Home Institution

Harvard University

Publication Date

Spring 2019

Program Name

Mexico: Migration, Borders, and Transnational Communities


Using sociological qualitative methods, this article identifies three main themes on how Mexican university student who lived a significant part of their childhoods in the U.S. without documents negotiate their multicultural identities. Using transnationalism and post-colonial cultural theory as theoretical frames for my investigation, I put these themes in discussion with academic discourse related to the topic to make three conclusions on Mexican-American transborder identity. The first is that the persistence of difficulties transborder university students face integrating into Mexican society show that the difficulties of being a transborder student continue as the students age and mature. Second, is that the students’ efforts to have their identities recognized at the university and of operationalizing their bilingualism represent the formation of a new identity that is a product of return migration. Lastly, the identities of transborder students who had lived in the U.S. without authorization are still continuously changing as they mature and further establish themselves as independent adults. The goal of this research is to provide findings and conclusions that will contribute valuable information on how to begin understanding transborder identity and the experience of Mexican-American students and serve as a starting for future research on the topic.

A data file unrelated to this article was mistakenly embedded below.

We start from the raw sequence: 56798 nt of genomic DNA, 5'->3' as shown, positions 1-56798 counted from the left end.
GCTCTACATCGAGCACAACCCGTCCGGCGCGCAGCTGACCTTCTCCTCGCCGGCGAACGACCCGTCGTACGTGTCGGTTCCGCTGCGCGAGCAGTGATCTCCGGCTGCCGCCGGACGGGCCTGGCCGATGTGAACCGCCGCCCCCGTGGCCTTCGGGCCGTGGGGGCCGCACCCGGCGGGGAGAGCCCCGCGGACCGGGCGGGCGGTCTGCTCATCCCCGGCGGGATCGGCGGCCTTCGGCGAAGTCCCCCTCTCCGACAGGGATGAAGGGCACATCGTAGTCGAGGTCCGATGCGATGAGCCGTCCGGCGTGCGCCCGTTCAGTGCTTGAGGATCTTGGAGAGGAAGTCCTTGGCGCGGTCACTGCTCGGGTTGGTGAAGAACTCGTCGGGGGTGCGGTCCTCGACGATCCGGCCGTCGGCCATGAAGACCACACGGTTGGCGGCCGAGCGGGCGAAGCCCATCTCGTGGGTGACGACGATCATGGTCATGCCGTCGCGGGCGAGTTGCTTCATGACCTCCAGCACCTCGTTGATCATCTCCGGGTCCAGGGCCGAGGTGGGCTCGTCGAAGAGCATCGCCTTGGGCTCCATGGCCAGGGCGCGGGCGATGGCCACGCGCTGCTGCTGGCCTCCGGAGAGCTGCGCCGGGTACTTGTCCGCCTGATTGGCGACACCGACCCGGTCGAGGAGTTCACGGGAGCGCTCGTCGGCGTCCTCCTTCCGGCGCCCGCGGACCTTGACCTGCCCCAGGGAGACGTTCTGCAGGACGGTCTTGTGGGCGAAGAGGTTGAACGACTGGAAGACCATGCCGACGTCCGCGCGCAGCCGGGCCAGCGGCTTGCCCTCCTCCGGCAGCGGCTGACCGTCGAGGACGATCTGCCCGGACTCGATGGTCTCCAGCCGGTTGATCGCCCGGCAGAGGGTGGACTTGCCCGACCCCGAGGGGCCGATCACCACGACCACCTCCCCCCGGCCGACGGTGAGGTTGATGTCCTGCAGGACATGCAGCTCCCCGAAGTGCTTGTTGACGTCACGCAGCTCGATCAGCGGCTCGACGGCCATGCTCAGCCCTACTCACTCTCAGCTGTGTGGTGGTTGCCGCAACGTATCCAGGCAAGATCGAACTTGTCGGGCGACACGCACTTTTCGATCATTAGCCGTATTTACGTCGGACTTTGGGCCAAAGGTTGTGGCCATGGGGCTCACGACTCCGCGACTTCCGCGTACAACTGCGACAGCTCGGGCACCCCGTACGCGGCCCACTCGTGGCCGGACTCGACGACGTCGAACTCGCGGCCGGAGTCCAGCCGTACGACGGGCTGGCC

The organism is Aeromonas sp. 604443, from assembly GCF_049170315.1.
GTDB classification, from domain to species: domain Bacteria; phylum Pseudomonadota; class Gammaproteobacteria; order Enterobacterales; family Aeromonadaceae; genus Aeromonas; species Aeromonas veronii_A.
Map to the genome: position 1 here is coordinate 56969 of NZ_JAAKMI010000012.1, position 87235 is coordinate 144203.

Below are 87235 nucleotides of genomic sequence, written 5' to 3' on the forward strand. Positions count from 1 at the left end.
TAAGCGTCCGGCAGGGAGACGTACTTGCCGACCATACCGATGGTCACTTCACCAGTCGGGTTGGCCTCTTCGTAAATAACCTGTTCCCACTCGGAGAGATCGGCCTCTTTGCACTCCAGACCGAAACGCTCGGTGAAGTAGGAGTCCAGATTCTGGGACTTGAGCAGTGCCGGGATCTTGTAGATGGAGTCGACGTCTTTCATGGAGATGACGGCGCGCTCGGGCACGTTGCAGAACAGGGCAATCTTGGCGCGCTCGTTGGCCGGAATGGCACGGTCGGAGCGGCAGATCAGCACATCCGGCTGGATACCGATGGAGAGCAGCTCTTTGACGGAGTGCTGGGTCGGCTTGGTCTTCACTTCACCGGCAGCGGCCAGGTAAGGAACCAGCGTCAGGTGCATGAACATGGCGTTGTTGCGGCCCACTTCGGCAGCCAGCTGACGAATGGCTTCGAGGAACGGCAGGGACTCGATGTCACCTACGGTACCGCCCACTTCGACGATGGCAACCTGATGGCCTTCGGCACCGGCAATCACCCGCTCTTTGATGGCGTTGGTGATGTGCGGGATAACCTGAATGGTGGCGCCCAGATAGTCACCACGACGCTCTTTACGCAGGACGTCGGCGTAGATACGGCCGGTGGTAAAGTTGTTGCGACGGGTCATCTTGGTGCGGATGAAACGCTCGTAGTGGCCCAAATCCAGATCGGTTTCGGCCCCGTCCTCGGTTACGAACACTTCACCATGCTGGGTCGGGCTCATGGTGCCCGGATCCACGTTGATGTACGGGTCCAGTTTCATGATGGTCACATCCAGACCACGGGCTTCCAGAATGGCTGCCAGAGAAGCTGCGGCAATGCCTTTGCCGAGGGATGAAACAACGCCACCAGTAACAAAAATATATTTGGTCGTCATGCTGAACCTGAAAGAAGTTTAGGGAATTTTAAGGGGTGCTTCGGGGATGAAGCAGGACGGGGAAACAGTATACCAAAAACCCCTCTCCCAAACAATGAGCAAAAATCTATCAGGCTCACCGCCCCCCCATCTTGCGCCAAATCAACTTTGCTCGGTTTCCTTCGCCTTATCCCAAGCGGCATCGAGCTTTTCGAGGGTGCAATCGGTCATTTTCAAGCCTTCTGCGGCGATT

American Studies | International and Intercultural Communication | Latin American Languages and Societies | Latin American Studies | Migration Studies | Race and Ethnicity | Race, Ethnicity and Post-Colonial Studies | Social and Cultural Anthropology


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